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Event Date as Display String:

Friday, March 13, 2020, 7:00pm - 8:35pm


Carpenter Center for the Visual Arts, 24 Quincy St., Cambridge



Event Description:

Gazette Classification: Film Organization/Sponsor: Harvard Film
Archive Cost: $10 - Regular Admission $8 - Non-Harvard Students,
Harvard Faculty and Staff, and Senior Citizens. Free for Harvard
students Contact Info: bgravely@fas.harvard.edu Link:
https://harvardfilmarchive.org/calendar/ugetsu-2020-03 [There is] a
realm of the fantastic in which the distinction and issue of low
versus high art, or marginal versus central art, precisely disappear,
I mean the realm of cinema. What I have in mind here is not especially
films of explicit magic or fantasy, the sort of things special effects
are perfectly suited to. I have in mind rather film's unaided perfect
power to juxtapose fantasy and reality, to show their lacing as
precisely not special. I once had occasion to put together a number of
films constructed on the fantastic principle that the world of
unyielding fact and the world of satisfied wish look the same, become
juxtaposed without cinematic markings to set one world off from the
other, creating in their viewers moments, I think one may say, of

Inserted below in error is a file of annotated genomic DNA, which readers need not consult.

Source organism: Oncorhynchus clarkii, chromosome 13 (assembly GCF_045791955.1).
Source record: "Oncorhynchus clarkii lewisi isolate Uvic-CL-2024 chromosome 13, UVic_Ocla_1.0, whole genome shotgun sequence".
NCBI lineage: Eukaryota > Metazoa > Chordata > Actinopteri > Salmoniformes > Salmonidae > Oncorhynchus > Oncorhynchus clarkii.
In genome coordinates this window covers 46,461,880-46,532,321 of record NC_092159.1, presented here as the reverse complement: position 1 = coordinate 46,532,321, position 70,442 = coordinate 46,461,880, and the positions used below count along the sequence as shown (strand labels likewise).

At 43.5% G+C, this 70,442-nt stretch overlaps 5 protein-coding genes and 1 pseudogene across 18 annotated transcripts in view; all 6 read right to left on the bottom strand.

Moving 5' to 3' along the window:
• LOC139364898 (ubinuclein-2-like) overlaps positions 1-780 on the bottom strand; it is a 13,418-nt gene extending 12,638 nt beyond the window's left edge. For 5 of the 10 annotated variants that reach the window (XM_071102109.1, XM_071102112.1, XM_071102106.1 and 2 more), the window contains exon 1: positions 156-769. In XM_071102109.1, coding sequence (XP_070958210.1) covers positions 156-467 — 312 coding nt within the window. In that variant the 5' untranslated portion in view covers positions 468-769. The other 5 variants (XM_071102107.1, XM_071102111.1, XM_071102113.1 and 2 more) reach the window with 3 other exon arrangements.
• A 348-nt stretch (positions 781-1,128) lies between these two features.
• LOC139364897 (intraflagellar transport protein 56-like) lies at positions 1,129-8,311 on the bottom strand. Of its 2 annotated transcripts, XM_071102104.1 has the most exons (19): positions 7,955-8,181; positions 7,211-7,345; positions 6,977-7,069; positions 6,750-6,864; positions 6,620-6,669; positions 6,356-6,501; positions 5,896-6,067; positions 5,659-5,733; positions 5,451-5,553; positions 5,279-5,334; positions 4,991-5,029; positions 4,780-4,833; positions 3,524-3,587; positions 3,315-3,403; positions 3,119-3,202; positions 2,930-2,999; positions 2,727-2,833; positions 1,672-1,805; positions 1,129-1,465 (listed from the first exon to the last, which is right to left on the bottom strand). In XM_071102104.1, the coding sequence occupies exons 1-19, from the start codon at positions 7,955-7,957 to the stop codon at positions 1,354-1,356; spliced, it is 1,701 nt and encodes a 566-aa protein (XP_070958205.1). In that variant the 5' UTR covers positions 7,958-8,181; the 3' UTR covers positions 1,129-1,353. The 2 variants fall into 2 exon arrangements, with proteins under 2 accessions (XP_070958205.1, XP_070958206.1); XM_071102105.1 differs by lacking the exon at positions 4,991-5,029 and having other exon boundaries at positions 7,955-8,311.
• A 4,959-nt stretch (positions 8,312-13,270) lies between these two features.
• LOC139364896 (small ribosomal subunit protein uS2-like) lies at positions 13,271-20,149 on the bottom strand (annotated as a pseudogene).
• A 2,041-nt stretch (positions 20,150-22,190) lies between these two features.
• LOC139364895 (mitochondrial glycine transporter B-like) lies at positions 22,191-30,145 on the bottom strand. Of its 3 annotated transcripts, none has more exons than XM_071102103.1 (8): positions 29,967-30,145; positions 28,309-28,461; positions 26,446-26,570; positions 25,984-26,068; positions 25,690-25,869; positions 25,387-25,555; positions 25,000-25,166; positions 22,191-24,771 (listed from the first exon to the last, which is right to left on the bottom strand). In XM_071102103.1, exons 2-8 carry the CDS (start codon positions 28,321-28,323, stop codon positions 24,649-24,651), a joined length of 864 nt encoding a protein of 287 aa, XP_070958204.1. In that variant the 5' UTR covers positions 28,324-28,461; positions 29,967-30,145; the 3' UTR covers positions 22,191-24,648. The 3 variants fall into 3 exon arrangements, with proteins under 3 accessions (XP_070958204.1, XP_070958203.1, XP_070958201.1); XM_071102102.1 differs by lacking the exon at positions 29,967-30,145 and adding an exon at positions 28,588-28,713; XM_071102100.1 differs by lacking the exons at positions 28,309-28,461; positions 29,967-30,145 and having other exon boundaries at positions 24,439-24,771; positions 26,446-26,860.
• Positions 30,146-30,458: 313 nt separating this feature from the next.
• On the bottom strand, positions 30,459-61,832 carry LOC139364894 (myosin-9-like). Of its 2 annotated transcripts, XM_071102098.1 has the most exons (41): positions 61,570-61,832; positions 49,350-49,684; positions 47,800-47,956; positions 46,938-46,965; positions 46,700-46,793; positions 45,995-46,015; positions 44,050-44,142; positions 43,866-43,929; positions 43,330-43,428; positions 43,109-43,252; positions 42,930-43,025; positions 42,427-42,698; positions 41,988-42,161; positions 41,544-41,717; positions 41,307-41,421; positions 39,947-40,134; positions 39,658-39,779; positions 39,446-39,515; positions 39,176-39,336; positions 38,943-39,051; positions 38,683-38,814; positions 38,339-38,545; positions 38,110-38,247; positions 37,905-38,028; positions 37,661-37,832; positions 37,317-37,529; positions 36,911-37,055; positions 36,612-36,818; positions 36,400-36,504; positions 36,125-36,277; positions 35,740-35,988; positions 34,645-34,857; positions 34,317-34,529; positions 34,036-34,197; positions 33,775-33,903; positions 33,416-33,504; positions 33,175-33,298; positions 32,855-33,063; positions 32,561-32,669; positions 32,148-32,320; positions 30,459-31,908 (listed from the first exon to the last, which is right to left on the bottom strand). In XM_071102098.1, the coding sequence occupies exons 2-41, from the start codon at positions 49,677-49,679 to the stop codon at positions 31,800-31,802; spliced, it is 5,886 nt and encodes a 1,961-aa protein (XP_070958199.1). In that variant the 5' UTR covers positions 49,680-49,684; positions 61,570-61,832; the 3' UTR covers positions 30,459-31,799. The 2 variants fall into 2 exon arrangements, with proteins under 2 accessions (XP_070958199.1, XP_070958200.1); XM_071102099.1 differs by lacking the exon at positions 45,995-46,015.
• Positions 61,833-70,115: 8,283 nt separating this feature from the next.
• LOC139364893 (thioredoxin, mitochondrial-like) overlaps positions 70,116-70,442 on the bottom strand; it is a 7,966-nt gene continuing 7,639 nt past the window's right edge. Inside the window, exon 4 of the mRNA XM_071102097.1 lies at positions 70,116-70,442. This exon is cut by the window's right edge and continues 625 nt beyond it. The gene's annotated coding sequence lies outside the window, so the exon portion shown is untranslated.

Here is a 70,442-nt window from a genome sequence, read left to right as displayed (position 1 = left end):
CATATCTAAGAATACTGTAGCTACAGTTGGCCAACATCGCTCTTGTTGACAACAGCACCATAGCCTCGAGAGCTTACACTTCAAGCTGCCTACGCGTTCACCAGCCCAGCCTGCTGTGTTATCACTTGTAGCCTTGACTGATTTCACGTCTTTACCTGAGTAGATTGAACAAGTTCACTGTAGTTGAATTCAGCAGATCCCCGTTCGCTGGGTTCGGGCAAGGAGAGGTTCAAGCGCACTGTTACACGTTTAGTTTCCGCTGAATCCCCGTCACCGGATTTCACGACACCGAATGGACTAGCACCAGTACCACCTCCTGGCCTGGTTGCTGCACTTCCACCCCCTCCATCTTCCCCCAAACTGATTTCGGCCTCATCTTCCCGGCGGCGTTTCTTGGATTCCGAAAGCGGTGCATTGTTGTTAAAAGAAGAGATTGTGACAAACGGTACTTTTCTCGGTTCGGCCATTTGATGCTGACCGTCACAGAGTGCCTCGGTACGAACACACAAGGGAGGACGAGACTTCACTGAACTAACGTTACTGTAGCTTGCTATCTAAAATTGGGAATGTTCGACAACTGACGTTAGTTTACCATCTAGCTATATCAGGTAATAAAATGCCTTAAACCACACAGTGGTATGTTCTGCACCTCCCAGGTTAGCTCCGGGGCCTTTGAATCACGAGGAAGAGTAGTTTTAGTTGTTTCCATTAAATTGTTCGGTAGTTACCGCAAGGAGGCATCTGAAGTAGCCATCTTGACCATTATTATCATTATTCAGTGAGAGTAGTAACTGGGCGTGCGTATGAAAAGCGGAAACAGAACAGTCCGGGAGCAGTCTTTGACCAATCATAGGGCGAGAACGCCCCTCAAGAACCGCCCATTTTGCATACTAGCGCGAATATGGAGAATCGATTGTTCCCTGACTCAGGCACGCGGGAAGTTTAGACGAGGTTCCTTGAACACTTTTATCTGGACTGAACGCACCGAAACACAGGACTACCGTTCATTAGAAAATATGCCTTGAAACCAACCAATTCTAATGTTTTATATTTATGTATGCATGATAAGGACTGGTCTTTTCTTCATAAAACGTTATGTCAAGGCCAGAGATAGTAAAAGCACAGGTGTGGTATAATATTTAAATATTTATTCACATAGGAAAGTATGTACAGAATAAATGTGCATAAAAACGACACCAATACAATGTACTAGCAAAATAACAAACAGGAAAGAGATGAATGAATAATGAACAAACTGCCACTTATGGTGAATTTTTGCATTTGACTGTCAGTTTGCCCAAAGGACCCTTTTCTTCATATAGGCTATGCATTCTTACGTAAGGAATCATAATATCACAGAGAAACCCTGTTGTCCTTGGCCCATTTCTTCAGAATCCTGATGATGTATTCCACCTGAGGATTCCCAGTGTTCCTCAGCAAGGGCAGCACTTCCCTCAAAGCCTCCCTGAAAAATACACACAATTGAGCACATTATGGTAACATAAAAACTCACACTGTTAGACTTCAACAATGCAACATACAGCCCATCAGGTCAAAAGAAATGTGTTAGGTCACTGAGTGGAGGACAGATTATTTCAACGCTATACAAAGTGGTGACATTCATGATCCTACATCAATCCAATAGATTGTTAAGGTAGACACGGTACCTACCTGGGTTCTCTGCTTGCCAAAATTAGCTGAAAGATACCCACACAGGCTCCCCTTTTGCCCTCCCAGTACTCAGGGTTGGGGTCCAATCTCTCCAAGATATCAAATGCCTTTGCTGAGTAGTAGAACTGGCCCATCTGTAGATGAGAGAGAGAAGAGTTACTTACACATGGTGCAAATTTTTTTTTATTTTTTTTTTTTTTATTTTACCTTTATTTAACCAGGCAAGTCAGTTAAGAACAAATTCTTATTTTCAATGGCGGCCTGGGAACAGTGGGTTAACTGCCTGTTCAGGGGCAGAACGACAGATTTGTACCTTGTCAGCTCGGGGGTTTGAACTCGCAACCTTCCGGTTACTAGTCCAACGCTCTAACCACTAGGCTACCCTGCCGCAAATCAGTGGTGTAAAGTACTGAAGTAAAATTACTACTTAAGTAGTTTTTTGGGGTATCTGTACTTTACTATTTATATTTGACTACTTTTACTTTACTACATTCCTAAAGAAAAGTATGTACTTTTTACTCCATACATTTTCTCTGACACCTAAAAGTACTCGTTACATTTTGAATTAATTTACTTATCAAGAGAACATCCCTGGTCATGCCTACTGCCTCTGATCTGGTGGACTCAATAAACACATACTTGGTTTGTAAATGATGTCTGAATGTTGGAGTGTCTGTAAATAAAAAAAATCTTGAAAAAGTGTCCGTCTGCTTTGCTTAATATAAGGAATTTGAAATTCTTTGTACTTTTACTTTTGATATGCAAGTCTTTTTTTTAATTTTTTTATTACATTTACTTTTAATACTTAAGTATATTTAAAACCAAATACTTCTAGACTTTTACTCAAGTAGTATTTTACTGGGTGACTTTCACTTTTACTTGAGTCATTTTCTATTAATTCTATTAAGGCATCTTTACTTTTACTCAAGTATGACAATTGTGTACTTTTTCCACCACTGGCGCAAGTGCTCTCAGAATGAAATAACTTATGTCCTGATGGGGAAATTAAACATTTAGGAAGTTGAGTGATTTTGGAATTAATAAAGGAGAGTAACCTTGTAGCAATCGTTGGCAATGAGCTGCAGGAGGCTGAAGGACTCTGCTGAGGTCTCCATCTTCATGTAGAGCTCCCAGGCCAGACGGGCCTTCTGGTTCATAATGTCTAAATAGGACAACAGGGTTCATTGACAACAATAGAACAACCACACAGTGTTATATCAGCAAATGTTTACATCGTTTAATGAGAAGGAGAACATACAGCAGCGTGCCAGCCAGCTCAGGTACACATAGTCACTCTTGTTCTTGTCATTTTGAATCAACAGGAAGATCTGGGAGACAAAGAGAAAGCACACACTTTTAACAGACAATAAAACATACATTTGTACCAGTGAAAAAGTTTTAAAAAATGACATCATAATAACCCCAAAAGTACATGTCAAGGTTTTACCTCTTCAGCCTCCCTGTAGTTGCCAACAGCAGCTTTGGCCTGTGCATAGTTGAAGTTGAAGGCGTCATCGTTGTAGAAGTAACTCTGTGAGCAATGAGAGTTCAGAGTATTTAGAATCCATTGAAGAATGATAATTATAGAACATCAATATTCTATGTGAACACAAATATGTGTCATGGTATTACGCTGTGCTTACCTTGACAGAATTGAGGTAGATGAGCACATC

uncanny disorientation. [...] To these I added Mizoguchi's Ugetsu,
whose closing image is of a husband returned from a marvelous journey
of the erotic to find his poor old house as he had left it, but empty.
He lies down on the floor, curled like a child, and in the grey light
his wife circles the room. We ache with the man for her to be real,
for the beautifully familiar to succeed, or resucceed, the beautiful
unfamiliar; but the stern, intermittent tap of a wood block wedges
itself between time and eternity, and she vanishes. It is as great an
image of the uncanny as I know on film. The experience of it scatters
our always regrouping doubts about whether we are any long capable of
that hesitation between the empirical and the supernatural on which
the experience of the fantastic depends [...]. And we are reminded
that the capacity to let fact and fantasy interpret one another is the
basis at once of the soul's sickness and of its health. - Stanley
Cavell, "The Fantastic of Philosophy," (1986) in Cavell on Film, ed.
William Rothman



Event Start Date as Date Type:

Friday, March 13, 2020 - 19:00 to 20:35



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